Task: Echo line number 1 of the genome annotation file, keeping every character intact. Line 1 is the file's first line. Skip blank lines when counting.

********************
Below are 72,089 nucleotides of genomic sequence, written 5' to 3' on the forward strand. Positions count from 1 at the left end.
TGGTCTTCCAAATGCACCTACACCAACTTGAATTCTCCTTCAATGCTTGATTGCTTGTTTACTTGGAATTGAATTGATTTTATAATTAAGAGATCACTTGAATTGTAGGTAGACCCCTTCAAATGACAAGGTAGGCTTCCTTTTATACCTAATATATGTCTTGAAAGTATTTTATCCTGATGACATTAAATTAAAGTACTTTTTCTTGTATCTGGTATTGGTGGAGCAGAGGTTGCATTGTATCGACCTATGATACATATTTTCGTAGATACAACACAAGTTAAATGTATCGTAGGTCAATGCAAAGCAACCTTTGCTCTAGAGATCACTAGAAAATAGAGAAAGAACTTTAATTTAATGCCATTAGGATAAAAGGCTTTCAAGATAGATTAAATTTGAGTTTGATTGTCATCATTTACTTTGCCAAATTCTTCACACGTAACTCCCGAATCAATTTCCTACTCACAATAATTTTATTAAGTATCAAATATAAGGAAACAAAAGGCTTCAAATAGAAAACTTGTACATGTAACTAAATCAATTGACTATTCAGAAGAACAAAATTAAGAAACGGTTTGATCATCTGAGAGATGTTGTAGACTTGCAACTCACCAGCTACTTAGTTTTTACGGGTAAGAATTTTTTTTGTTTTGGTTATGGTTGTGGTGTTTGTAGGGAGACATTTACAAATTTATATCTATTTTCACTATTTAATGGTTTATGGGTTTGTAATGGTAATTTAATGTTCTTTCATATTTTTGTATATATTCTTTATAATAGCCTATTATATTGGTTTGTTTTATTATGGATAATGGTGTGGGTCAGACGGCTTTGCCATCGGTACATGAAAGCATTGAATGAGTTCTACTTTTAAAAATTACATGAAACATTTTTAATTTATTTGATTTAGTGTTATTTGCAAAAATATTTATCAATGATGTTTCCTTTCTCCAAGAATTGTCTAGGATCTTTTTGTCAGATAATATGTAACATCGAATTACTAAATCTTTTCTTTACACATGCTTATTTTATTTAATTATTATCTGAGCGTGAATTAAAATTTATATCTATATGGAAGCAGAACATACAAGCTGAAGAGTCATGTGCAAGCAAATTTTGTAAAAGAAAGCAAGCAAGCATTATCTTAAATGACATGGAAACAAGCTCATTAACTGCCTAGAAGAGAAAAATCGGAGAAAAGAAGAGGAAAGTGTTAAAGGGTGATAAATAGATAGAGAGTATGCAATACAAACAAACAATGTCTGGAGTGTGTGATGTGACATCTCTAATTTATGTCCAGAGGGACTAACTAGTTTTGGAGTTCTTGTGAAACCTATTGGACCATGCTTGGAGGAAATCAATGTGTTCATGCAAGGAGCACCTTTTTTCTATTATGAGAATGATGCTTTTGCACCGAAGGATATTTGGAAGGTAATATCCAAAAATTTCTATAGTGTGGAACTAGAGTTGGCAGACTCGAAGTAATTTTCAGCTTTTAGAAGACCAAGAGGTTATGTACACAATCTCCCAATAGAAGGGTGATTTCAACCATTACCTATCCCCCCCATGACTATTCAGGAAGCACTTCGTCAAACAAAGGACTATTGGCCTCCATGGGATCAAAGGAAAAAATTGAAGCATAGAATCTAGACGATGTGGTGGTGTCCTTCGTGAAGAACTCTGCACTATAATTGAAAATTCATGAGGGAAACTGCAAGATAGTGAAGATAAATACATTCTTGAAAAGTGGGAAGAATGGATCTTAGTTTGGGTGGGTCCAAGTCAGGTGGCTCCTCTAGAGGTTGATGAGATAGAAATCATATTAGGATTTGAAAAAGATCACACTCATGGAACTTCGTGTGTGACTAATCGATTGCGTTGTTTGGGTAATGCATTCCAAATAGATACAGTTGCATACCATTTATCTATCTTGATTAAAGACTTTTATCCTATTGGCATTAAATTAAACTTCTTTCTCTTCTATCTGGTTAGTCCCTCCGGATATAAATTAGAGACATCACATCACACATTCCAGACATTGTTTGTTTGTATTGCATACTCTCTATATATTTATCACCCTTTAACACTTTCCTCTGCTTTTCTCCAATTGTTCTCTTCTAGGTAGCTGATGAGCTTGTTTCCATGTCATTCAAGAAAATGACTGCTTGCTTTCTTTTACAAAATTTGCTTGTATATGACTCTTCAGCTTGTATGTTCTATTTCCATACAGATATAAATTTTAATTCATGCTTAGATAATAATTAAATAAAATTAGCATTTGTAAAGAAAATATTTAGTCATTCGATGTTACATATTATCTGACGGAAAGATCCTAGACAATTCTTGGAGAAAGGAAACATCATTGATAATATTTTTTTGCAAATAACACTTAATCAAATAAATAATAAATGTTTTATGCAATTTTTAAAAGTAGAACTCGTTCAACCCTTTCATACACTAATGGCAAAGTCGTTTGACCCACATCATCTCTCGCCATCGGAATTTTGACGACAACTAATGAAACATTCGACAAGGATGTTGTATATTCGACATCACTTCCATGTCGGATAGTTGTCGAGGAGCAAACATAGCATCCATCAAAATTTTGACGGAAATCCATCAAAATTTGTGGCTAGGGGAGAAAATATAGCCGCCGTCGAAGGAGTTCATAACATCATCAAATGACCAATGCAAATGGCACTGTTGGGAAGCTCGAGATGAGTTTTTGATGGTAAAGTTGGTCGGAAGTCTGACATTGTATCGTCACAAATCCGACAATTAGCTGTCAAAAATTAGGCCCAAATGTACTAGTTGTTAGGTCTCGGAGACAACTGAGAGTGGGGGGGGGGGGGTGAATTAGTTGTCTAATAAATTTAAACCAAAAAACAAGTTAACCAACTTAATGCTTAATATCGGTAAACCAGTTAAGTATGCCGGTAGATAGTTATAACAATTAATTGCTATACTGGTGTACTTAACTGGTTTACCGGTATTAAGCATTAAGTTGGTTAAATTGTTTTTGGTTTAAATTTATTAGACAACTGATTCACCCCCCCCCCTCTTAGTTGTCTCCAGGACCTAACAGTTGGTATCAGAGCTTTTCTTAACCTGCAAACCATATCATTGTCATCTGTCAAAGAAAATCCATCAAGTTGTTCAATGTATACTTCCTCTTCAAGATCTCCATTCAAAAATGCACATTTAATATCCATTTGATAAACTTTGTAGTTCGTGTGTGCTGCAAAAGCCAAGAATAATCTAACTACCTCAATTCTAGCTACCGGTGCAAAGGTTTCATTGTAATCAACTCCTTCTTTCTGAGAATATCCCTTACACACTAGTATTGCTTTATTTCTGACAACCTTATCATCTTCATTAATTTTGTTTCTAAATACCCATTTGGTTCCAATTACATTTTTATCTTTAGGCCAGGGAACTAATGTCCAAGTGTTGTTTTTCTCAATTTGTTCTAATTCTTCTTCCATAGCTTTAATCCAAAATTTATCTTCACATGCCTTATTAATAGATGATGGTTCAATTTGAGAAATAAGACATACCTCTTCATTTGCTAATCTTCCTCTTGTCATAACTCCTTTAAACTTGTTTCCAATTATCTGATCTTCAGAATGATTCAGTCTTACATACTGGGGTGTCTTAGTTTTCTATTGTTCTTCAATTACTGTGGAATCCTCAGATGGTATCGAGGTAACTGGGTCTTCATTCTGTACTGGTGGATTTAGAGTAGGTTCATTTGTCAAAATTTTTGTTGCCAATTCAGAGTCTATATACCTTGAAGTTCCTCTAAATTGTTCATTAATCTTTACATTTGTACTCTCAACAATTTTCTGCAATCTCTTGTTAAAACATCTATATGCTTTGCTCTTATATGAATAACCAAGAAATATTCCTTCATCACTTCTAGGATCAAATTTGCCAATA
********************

Below are 72,089 nucleotides of genomic sequence, written 5' to 3' on the forward strand. Positions count from 1 at the left end.